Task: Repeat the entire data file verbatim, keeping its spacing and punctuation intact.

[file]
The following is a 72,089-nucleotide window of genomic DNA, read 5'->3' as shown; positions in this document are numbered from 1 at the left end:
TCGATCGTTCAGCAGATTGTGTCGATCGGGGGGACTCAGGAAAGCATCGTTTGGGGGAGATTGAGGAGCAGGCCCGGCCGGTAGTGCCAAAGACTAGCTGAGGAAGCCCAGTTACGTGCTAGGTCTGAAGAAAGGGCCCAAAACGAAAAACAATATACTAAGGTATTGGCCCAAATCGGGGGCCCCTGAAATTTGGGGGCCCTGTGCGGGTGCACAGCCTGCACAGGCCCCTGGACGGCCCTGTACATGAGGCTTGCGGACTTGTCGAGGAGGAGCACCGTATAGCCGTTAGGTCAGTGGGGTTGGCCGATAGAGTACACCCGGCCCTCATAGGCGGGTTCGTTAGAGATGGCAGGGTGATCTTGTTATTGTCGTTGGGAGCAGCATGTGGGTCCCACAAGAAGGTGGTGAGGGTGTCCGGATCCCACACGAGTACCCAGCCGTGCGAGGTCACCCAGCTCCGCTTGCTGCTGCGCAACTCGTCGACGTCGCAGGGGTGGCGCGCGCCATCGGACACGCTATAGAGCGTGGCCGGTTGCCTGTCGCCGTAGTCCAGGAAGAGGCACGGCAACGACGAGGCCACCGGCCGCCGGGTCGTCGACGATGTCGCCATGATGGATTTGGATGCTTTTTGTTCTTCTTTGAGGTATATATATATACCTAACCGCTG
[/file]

The following is a 72,089-nucleotide window of genomic DNA, read 5'->3' as shown; positions in this document are numbered from 1 at the left end:
TCGATCGTTCAGCAGATTGTGTCGATCGGGGGGACTCAGGAAAGCATCGTTTGGGGGAGATTGAGGAGCAGGCCCGGCCGGTAGTGCCAAAGACTAGCTGAGGAAGCCCAGTTACGTGCTAGGTCTGAAGAAAGGGCCCAAAACGAAAAACAATATACTAAGGTATTGGCCCAAATCGGGGGCCCCTGAAATTTGGGGGCCCTGTGCGGGTGCACAGCCTGCACAGGCCCCTGGACGGCCCTGTACATGAGGCTTGCGGACTTGTCGAGGAGGAGCACCGTATAGCCGTTAGGTCAGTGGGGTTGGCCGATAGAGTACACCCGGCCCTCATAGGCGGGTTCGTTAGAGATGGCAGGGTGATCTTGTTATTGTCGTTGGGAGCAGCATGTGGGTCCCACAAGAAGGTGGTGAGGGTGTCCGGATCCCACACGAGTACCCAGCCGTGCGAGGTCACCCAGCTCCGCTTGCTGCTGCGCAACTCGTCGACGTCGCAGGGGTGGCGCGCGCCATCGGACACGCTATAGAGCGTGGCCGGTTGCCTGTCGCCGTAGTCCAGGAAGAGGCACGGCAACGACGAGGCCACCGGCCGCCGGGTCGTCGACGATGTCGCCATGATGGATTTGGATGCTTTTTGTTCTTCTTTGAGGTATATATATATACCTAACCGCTG